Peggy Kiefer

Grove Sun

Wal-Mart and Lowe’s Home Improvement stores both had Christmas decorations out for sale and it wasn’t even Halloween yet.

On October 31, a few Grove residents were seen hanging up their Christmas Lights. Halloween was actually celebrated on Saturday, October 30 this year in Grove and several surrounding cities because Halloween landed on Sunday. They didn’t turn them on yet, but still, the decorating began.

Another week went by, and more lights start to appear around town. Next, even City Hall is getting into the action. Grove has its annual Christmas Open House November 12 and 13 and more businesses are covered in lights and garland. It’s not even Thanksgiving yet and the town is starting to light up.

What happened to Thanksgiving? Has it become part of the holidays?

If you drive across Honey Creek Bridge at night you can see a sign lit up saying “Happy Holidays.”

Not long ago, Happy Holidays meant the same thing as Merry Christmas and Happy New Year. Did Thanksgiving get added to that?

Why shouldn’t it? Thanksgiving is a happy occasion when families get together for good food, family time and probably football. Why not make it part of the holidays as well? It’s not far from Christmas on the calendar. They are only a month or so a part.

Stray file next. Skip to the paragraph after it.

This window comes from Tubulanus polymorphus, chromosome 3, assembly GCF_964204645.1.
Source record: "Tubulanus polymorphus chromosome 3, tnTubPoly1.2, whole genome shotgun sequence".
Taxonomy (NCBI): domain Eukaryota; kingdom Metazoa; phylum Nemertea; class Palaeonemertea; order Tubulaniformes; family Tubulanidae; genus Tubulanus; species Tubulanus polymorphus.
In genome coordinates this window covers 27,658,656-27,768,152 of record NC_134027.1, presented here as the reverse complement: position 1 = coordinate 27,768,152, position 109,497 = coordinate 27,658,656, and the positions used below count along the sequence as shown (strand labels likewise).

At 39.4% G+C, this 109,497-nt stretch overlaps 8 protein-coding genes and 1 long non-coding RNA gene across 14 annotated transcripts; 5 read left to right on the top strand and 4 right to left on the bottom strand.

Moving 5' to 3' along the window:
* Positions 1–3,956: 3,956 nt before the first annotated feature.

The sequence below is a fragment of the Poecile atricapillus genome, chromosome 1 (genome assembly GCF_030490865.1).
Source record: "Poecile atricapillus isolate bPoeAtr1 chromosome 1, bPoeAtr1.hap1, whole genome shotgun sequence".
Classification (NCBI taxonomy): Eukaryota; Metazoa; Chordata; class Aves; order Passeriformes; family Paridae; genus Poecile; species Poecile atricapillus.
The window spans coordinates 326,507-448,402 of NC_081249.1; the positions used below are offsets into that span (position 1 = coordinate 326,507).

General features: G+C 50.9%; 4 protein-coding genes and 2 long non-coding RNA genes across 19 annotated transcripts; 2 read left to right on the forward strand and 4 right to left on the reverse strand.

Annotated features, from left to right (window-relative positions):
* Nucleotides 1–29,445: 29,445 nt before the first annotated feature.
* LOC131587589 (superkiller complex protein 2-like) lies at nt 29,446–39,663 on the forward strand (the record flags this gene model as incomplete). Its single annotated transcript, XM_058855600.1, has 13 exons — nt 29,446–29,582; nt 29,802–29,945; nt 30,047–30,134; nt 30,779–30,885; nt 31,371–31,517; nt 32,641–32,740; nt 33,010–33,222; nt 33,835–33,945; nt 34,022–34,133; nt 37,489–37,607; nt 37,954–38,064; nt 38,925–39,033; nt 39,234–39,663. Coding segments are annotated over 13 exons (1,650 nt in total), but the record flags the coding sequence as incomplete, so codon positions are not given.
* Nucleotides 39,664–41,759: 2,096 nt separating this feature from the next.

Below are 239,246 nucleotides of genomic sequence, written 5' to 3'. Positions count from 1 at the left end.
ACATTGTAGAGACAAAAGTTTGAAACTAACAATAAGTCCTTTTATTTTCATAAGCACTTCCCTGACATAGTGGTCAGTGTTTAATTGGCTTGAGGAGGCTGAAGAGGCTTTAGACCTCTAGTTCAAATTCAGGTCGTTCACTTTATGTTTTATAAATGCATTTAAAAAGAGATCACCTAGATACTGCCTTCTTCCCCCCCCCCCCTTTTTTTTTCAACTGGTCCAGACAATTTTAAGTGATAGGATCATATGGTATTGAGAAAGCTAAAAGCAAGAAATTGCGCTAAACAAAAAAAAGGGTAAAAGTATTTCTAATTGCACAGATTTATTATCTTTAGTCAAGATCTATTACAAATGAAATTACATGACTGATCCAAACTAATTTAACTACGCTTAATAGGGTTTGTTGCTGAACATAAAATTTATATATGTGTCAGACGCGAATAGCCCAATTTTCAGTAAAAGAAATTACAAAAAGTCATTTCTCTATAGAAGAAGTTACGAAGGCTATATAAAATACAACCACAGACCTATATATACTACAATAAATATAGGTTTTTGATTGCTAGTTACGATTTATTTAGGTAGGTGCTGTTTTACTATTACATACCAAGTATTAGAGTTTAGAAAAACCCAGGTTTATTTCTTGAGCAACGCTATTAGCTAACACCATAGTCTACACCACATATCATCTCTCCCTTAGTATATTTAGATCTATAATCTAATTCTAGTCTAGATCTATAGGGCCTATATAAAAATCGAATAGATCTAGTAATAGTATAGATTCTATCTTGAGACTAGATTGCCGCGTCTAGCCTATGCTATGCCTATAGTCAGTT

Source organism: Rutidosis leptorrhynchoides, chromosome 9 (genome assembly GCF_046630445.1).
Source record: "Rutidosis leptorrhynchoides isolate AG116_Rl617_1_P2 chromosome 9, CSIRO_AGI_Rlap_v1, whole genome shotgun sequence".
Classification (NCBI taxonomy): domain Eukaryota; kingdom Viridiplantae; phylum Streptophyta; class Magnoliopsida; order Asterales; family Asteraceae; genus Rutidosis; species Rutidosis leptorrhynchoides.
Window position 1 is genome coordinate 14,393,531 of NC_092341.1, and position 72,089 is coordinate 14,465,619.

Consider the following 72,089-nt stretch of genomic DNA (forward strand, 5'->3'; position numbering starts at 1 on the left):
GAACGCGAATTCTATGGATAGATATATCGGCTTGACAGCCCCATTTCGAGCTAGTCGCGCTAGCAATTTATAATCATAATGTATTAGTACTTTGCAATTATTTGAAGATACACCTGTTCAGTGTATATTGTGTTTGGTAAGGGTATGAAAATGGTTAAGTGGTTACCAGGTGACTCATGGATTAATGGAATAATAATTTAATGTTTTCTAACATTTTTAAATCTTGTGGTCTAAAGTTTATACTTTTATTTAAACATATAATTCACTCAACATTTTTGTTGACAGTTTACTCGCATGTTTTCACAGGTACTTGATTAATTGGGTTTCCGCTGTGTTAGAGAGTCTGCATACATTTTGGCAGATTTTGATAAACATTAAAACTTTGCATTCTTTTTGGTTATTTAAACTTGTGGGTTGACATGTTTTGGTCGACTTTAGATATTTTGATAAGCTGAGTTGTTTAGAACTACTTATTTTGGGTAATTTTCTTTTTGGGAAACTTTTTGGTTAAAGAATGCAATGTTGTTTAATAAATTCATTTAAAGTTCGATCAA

Traditionally, we spend hours, days and even weeks decorating for Christmas so let’s get our time and money’s worth out of it and enjoy them longer.

Maybe it’s because the economy is bad and people need to have as much cheer as they can get for as long as they can get it. Or maybe it’s because Christmas has just become more important.

What ever the reason, it seems to be happening. Why shouldn’t it?

Besides, in our wonderfully diverse country, Americans are learning to be more tolerant of all religions and that not all families celebrate the same way or celebrate the same thing.

Some will celebrate Hanukkah, also known as the Festival of Lights, which is an eight-day Jewish holiday commemorating the rededication of the Holy Temple. Hanukkah starts on the Hebrew calendar date of 25 Kislev, and lasts for eight days. This year Hanukkah will be December 1-9, but in 2011 it won’t be until December 20-28.

Or others will celebrate Kwanza. Kwanza is a week-long Pan-African festival primarily honoring African-American heritage observed from December 26 to January 1.

Thanksgiving isn’t a religious holiday, but still, it’s a national holiday. New Year’s Eve isn’t a religious holiday either, but most people include it when wishing someone happy holidays.

The weather has changed and almost all the leaves have fallen to the ground. An “Arctic Blast” is being predicted to come in this week. Doesn’t it feel like Christmas? Is it starting to look a lot like Christmas? Walk through Wal-Mart and it sounds like Christmas as Christmas carols sing through the speakers.

Whatever the reason that Christmas seems to come earlier each year, it’s still Thanksgiving on Thursday so let’s be thankful that we live in a country that gives us the freedom to decide when, if and how we want to celebrate our holidays.